When James Mellaart, a renowned British archaeologist, died in 2012, he left instructions for the publication of one last set of documents in the belief that it would further his life-long goal of reinterpreting the evolution of Bronze Age Europe.
The papers and translations based on hieroglyphs supposedly discovered by Dr Mellaart during headline-grabbing excavations decades earlier in Turkey offered tantalising new evidence for the fate of the same early civilisations immortalised in the writings of Homer.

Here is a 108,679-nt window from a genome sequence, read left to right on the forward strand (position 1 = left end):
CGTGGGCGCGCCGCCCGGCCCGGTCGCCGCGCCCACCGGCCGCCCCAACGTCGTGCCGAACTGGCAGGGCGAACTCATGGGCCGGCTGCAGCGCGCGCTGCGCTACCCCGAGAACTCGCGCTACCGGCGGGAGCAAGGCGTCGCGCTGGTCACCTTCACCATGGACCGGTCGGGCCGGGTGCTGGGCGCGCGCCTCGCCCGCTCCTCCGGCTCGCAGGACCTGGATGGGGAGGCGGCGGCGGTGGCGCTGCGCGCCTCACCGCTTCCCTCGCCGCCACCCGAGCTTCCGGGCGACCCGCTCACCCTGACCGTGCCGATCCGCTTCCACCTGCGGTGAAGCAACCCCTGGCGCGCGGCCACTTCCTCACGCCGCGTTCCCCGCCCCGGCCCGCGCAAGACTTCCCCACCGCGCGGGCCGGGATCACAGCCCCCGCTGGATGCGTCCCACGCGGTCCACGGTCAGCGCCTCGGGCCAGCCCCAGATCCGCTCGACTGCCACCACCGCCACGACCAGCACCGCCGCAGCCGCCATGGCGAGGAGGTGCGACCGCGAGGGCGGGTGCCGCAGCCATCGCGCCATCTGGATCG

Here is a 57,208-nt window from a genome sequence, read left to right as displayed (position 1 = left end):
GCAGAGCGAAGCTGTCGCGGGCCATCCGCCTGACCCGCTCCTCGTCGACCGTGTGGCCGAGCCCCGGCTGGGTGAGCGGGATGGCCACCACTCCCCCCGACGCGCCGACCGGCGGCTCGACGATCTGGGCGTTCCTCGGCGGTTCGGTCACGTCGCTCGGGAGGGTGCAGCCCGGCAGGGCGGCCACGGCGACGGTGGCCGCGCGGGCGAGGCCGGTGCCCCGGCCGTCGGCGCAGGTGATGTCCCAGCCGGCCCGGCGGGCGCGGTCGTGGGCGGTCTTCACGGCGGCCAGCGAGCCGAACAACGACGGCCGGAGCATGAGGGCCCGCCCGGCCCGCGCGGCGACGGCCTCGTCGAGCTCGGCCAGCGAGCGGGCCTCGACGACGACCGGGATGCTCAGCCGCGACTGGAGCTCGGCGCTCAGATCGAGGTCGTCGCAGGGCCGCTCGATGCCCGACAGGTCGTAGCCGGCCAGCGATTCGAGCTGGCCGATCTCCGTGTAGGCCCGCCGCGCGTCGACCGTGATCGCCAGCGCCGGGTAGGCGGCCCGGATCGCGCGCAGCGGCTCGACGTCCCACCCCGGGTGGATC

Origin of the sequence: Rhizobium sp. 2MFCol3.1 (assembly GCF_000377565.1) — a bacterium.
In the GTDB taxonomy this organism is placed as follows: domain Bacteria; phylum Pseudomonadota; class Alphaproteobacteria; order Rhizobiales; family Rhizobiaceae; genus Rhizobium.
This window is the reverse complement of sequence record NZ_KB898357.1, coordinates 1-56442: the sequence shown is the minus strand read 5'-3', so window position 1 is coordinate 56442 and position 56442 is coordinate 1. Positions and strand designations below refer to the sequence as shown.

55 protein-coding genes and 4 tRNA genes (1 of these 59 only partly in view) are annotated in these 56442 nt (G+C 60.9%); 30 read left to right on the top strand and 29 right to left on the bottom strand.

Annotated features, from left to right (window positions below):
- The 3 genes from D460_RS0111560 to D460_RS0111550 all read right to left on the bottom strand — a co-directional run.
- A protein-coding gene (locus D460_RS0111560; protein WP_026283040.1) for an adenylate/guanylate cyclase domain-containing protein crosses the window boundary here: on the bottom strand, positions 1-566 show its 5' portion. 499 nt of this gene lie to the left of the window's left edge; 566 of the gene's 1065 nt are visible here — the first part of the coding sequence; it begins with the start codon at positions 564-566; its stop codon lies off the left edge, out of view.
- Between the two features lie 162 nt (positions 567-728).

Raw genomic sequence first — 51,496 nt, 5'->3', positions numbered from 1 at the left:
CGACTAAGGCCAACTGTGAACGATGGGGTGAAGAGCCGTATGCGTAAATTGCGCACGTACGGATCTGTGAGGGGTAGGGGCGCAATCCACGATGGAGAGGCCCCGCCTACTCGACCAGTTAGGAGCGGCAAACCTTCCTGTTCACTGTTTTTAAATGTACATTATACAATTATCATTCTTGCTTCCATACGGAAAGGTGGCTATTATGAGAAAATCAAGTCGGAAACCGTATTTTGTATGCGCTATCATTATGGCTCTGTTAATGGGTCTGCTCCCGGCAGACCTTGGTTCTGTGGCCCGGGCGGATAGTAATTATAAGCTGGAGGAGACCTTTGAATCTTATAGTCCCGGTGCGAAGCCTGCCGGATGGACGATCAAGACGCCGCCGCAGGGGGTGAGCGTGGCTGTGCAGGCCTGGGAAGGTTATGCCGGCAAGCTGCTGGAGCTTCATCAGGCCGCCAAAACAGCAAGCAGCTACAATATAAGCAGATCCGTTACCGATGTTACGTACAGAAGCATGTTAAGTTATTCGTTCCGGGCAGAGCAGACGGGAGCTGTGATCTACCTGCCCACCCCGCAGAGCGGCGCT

There was only one problem: Fellow academics shown these documents have now put forward allegations that they included elaborate, meticulous fakes.
Eberhard Zangger, a Swiss expert who had long admired Dr Mellaart for his discovery in the 1960s of the now famous 9,000-year-old Bronze Age site of Catalhoyuk (regarded as one of the world’s first cities and recently listed as a UNESCO World Heritage Site), has put forward evidence that the British academic, fabricated drawings of artefacts and translations to support his theories about early civilisation in Asia Minor.
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